The Requirements module provides you with a free-form method of describing what you want to deliver, in terms of ideas and general specifications. For example, you might have a requirement to send an astronaut to Mars and bring them back to Earth, and your backlog will be comprised of a huge number of detailed features, user stories and tasks.
You can link requirements to tests, providing you with coverage on each requirement. If your team works with both requirements and backlog, the two can be linked to one another, showing which backlog feature implements which requirement.
You can use the Requirements module to document any business-value oriented information that you need to document, rather than simply defining deliverables. For example, within requirements you might enter business objectives, executive briefs, risk factors, or market opportunities.
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The Requirements tree contains a hierarchy of folders and requirements:
First you create a framework of high-level requirements, then you add additional child requirements to break these into manageable parts and give team members a better understanding of the specific objectives. Requirements can also be formed in traditional ways such as goals, use cases, security effects, or performance changes.
You can then associate each requirement with releases, tags, tests, and features.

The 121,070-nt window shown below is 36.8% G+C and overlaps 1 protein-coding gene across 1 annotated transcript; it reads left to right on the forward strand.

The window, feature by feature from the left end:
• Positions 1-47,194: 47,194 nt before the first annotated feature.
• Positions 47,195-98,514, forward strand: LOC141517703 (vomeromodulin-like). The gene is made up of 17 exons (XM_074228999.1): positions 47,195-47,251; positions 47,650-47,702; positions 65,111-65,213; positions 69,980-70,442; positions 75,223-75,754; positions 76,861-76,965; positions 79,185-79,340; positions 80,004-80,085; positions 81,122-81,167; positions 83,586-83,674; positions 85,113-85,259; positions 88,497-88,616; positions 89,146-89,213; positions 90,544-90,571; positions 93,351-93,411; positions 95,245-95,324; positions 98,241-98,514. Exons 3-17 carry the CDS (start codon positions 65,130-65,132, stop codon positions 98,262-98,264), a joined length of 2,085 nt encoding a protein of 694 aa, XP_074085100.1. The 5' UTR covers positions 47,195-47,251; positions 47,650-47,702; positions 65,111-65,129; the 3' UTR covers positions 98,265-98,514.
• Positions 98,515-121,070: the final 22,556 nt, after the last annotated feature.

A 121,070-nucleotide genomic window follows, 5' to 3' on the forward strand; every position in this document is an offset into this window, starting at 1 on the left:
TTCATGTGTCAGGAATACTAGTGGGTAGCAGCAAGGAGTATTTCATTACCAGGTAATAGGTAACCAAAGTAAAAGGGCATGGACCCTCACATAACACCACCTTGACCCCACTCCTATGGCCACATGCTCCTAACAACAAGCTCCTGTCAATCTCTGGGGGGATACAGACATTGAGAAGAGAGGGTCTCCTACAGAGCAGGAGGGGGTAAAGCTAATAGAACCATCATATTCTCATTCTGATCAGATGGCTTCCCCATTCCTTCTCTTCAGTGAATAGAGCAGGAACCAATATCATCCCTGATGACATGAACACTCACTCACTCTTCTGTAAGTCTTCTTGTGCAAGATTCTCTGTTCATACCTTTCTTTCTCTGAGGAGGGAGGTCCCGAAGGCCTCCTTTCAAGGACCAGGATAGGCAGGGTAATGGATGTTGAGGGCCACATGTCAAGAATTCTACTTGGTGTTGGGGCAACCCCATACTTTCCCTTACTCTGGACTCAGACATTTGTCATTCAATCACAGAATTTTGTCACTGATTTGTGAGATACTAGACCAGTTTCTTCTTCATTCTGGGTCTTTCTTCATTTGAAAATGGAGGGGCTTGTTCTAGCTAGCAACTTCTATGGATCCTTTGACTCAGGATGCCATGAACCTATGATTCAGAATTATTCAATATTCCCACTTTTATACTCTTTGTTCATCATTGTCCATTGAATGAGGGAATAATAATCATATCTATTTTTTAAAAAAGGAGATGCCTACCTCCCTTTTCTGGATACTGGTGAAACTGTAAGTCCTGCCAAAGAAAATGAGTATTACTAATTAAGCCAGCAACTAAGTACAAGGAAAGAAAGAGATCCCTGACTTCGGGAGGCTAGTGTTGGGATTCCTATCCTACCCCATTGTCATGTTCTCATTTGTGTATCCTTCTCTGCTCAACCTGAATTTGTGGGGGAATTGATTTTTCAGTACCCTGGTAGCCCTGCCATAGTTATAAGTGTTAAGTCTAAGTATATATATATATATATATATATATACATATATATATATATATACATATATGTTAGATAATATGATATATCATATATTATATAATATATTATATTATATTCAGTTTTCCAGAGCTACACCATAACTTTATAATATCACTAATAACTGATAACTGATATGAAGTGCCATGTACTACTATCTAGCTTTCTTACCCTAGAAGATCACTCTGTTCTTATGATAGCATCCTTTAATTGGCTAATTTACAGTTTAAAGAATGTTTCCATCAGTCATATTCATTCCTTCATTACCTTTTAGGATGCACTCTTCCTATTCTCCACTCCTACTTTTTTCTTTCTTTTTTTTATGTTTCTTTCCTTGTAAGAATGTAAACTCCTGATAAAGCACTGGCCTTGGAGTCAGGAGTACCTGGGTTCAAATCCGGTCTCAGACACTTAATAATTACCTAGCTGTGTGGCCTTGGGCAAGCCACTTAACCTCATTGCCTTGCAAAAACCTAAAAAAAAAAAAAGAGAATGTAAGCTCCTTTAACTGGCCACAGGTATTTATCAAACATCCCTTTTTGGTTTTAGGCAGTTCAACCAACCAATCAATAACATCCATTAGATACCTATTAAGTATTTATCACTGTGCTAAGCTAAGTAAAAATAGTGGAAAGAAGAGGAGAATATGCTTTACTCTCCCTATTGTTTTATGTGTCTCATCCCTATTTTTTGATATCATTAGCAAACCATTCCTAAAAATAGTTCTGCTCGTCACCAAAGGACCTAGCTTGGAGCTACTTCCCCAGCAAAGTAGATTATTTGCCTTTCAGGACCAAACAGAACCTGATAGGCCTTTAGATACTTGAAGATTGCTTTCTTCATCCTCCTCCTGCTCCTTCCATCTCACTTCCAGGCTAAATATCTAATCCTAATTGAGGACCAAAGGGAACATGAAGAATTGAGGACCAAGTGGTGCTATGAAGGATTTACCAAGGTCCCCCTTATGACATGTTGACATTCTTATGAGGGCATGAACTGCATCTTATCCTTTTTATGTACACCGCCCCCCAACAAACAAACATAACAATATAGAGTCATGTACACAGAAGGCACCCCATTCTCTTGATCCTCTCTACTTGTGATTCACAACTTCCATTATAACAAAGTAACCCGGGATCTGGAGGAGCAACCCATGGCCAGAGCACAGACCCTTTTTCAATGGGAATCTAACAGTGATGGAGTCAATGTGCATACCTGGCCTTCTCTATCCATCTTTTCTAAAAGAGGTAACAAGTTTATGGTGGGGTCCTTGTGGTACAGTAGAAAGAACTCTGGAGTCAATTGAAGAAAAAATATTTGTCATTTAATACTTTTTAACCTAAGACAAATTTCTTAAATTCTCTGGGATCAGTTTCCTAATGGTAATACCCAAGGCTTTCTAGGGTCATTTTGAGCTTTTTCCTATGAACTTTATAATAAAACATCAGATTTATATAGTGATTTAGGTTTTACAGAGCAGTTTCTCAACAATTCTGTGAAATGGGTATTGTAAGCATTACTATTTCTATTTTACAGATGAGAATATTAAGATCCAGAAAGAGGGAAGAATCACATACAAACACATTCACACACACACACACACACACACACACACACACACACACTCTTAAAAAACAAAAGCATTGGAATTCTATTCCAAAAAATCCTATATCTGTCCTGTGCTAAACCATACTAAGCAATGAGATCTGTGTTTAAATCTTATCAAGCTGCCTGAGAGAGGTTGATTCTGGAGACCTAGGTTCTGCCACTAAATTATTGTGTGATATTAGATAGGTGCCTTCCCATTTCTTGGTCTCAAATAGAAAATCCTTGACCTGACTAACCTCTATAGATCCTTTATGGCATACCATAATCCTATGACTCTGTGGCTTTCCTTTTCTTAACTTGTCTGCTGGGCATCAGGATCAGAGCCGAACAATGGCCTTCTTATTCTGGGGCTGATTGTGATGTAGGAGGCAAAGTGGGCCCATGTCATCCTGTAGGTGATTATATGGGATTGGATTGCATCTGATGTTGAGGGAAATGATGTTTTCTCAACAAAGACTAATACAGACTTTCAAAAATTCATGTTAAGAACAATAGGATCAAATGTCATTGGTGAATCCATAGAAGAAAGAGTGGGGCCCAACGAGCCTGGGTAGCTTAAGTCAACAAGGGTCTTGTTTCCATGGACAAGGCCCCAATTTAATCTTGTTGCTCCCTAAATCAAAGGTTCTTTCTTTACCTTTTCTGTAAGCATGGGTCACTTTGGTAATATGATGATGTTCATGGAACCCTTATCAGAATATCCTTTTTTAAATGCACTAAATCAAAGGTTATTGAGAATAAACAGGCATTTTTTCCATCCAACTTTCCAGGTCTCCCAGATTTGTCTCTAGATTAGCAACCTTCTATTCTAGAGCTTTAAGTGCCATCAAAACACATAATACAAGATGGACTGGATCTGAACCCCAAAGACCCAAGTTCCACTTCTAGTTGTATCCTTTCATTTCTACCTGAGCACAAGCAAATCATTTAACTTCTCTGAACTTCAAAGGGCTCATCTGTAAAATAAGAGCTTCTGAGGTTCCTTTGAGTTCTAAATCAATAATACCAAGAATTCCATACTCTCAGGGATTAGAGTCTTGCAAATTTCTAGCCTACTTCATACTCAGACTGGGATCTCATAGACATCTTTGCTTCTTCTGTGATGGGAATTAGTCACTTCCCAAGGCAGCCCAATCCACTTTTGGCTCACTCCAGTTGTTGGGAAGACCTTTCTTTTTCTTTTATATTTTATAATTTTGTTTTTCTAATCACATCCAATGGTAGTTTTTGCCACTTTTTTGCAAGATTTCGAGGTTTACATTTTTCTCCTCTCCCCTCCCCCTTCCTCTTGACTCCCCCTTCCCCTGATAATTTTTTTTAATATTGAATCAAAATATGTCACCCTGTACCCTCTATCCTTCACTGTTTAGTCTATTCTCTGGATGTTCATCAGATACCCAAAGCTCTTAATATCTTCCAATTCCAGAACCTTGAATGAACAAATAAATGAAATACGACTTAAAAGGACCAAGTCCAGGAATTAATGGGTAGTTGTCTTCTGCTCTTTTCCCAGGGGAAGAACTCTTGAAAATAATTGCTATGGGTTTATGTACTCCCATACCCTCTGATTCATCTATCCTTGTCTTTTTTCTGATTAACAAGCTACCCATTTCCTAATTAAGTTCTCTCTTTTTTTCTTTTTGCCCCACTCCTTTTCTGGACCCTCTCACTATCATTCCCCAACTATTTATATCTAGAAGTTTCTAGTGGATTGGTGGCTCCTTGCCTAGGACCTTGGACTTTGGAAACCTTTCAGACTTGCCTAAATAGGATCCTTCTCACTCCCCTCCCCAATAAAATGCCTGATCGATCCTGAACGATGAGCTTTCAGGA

The Requirements module enables you to work in two modes: Author mode, and Manage mode. Both modes show the same content, but use a different visualization with different functionality:
Author mode enables you define requirements in a document view. You define the full details for the parent requirement, and add child requirements and their details in the same document. In author mode you can use rich text capabilities, such as adding diagrams, images and links.
Manage mode enables you to define requirements in a grid-like approach. You create a container folder for a set of requirements, and then add additional child requirements in the folder. In this grid view you can filter items, and perform bulk operations.
From a use-case perspective, the Backlog module is project-management oriented. Backlog items are defined in a hierarchy of epics, features, and stories, and different backlog items are created for different teams (for example back-end vs. client).
Requirements on the other hand contain an overall story of what you want to deliver rather than a hierarchy of tasks, and a low-level requirement might contain a major task. You therefore might define a requirement as "Multi-language support," and this could be mapped to ten different items in the backlog.
This is also reflected in the personas using these modules; backlog items may be written by project owners or PMOs, while requirements may be written by business analysts or PMs.
From the perspective of test coverage, you can work with both backlog and requirements, or you can choose one of these modules to reflect quality implementation, and link your tests to the selected module only.